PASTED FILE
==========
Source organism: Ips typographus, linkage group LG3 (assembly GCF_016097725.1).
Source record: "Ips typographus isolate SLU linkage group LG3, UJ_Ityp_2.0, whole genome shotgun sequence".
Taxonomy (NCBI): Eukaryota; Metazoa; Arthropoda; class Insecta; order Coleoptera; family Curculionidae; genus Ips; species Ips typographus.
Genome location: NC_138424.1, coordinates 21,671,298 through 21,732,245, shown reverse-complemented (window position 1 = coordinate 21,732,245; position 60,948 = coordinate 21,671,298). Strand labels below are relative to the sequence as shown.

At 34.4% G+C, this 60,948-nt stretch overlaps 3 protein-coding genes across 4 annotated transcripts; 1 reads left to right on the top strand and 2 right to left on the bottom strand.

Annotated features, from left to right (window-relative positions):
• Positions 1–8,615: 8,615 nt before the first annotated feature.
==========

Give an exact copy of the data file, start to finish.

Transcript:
Source organism: Ips typographus, linkage group LG3 (assembly GCF_016097725.1).
Source record: "Ips typographus isolate SLU linkage group LG3, UJ_Ityp_2.0, whole genome shotgun sequence".
Taxonomy (NCBI): Eukaryota; Metazoa; Arthropoda; class Insecta; order Coleoptera; family Curculionidae; genus Ips; species Ips typographus.
Genome location: NC_138424.1, coordinates 21,671,298 through 21,732,245, shown reverse-complemented (window position 1 = coordinate 21,732,245; position 60,948 = coordinate 21,671,298). Strand labels below are relative to the sequence as shown.

At 34.4% G+C, this 60,948-nt stretch overlaps 3 protein-coding genes across 4 annotated transcripts; 1 reads left to right on the top strand and 2 right to left on the bottom strand.

Annotated features, from left to right (window-relative positions):
• Positions 1–8,615: 8,615 nt before the first annotated feature.